What are the individual beliefs and behaviours amongst GPs, and formal and informal practice team systems and norms when identifying, investigating and referring patients with cancer signs and symptoms?
Cancer outcomes in the UK are worse than many similar countries. One contributory factor for this is the length of the ‘primary care interval’ (the time form first presentation of a ‘cancer symptom’ to onward referral or diagnostic investigation). Part of the solution therefore is to develop and evaluate behaviour change interventions to expedite the diagnosis of symptomatic cancer. The Wales Interventions and Cancer Knowledge about Early Diagnosis (‘WICKED’) programme is designed to develop and evaluate such interventions. It comprises several inter-connected work packages including the qualitative component that is reported here. The aim of this qualitative study is to elicit and describe: a) individual beliefs and behaviours amongst GPs, and b) formal and informal practice team systems and norms when identifying, investigating and referring patients with cancer signs and symptoms.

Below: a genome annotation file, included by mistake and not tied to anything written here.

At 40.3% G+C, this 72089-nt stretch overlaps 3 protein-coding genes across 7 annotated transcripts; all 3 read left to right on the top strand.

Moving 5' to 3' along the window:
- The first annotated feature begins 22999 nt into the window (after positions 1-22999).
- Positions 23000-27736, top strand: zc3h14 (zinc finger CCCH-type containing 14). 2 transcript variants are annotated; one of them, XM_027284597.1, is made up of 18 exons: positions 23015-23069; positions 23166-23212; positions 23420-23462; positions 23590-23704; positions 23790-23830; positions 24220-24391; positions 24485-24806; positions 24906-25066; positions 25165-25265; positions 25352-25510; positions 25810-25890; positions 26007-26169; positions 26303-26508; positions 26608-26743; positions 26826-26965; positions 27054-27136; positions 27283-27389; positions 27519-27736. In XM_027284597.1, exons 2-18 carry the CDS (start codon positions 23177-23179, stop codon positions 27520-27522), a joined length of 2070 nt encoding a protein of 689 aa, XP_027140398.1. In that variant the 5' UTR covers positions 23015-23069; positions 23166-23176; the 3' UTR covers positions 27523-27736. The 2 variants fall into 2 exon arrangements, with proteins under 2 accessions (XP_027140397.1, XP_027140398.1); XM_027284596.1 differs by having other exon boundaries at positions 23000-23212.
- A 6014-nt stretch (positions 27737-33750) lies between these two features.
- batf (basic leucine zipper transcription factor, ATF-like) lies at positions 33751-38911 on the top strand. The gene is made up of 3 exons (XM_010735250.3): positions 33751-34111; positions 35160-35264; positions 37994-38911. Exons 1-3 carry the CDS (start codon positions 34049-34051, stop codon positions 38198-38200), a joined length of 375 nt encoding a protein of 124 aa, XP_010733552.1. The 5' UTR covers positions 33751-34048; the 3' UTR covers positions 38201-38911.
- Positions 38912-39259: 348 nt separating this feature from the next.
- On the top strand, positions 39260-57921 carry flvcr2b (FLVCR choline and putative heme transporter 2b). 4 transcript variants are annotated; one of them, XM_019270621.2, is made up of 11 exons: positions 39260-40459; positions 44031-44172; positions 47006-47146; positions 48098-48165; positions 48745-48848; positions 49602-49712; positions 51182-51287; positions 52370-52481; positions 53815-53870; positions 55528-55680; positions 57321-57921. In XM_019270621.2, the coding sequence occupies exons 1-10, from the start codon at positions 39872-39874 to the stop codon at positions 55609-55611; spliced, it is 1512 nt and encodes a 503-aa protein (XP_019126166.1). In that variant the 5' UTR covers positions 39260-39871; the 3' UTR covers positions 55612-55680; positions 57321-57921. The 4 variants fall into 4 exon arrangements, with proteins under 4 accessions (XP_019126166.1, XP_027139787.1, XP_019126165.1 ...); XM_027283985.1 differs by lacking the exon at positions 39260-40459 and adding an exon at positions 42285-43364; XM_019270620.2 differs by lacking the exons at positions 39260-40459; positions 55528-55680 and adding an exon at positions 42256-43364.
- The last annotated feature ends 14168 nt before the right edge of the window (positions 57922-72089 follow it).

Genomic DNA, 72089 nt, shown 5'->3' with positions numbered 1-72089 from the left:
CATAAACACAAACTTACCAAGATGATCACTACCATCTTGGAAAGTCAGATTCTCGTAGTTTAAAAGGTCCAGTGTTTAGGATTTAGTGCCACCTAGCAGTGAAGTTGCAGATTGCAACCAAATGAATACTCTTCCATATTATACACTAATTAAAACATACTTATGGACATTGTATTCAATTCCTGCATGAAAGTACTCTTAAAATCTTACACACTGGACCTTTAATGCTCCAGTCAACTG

Twenty qualitative telephone interviews were conducted with GPs to explore individual beliefs and behaviours. Four focus groups were held with practice teams to explore practice systems and norms. Purposive sampling (rurality, deprivation, years since qualification, training practice status) was conducted to identify a range of participants. Data were analysed using the Framework approach, underpinned by the Behaviour Change Wheel.
Preliminary analysis of six interviews suggests that GPs find difficulty in referring patients with vague symptoms and describe sometimes practising over-defensive medicine to avoid feelings of blame or guilt. They explained feeling that they want their referral behaviour to align with others, to ‘fit’ with expectations in secondary care, and to feel trusted. GPs cited decision-making support and reassurance from primary and secondary care colleagues as a valuable aspect of day-to-day referral behaviour. Key areas emerging from the review work have been explored during the focus groups and include ‘communication’, ‘significant event analysis’, ‘safety netting’, ‘tests and investigations’. The results will be presented in full at the conference.
This qualitative study will provide an in-depth understanding of the influences on early cancer diagnosis by GPs and practice teams in primary care. The findings will be used to inform the development and evaluation of a behaviour change intervention to expedite the diagnosis of symptomatic cancer.